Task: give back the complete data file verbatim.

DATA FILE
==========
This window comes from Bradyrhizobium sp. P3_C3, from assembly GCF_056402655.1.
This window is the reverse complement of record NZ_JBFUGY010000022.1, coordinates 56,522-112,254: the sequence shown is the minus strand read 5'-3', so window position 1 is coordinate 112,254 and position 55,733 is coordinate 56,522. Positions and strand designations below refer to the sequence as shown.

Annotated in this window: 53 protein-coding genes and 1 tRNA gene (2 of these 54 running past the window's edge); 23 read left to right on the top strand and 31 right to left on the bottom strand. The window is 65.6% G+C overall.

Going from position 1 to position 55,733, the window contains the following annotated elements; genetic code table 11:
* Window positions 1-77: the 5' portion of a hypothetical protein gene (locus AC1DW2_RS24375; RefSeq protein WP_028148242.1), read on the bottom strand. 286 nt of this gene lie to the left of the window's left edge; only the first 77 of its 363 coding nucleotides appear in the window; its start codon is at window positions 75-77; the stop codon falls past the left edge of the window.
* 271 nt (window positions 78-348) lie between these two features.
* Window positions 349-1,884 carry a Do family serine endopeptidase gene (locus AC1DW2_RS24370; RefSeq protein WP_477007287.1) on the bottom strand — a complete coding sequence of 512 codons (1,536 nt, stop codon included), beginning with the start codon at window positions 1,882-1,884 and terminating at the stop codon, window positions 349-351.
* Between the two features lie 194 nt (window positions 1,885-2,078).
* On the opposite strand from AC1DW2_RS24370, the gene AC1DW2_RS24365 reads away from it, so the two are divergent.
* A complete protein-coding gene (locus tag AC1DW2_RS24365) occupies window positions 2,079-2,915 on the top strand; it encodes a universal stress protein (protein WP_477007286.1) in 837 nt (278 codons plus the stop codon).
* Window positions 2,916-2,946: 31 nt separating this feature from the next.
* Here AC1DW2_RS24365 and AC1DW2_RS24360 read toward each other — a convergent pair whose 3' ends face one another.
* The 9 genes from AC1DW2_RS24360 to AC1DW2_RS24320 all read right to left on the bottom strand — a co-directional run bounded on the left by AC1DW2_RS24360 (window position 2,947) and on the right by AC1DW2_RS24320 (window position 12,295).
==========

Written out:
This window comes from Bradyrhizobium sp. P3_C3, from assembly GCF_056402655.1.
This window is the reverse complement of record NZ_JBFUGY010000022.1, coordinates 56,522-112,254: the sequence shown is the minus strand read 5'-3', so window position 1 is coordinate 112,254 and position 55,733 is coordinate 56,522. Positions and strand designations below refer to the sequence as shown.

Annotated in this window: 53 protein-coding genes and 1 tRNA gene (2 of these 54 running past the window's edge); 23 read left to right on the top strand and 31 right to left on the bottom strand. The window is 65.6% G+C overall.

Going from position 1 to position 55,733, the window contains the following annotated elements; genetic code table 11:
* Window positions 1-77: the 5' portion of a hypothetical protein gene (locus AC1DW2_RS24375; RefSeq protein WP_028148242.1), read on the bottom strand. 286 nt of this gene lie to the left of the window's left edge; only the first 77 of its 363 coding nucleotides appear in the window; its start codon is at window positions 75-77; the stop codon falls past the left edge of the window.
* 271 nt (window positions 78-348) lie between these two features.
* Window positions 349-1,884 carry a Do family serine endopeptidase gene (locus AC1DW2_RS24370; RefSeq protein WP_477007287.1) on the bottom strand — a complete coding sequence of 512 codons (1,536 nt, stop codon included), beginning with the start codon at window positions 1,882-1,884 and terminating at the stop codon, window positions 349-351.
* Between the two features lie 194 nt (window positions 1,885-2,078).
* On the opposite strand from AC1DW2_RS24370, the gene AC1DW2_RS24365 reads away from it, so the two are divergent.
* A complete protein-coding gene (locus tag AC1DW2_RS24365) occupies window positions 2,079-2,915 on the top strand; it encodes a universal stress protein (protein WP_477007286.1) in 837 nt (278 codons plus the stop codon).
* Window positions 2,916-2,946: 31 nt separating this feature from the next.
* Here AC1DW2_RS24365 and AC1DW2_RS24360 read toward each other — a convergent pair whose 3' ends face one another.
* The 9 genes from AC1DW2_RS24360 to AC1DW2_RS24320 all read right to left on the bottom strand — a co-directional run bounded on the left by AC1DW2_RS24360 (window position 2,947) and on the right by AC1DW2_RS24320 (window position 12,295).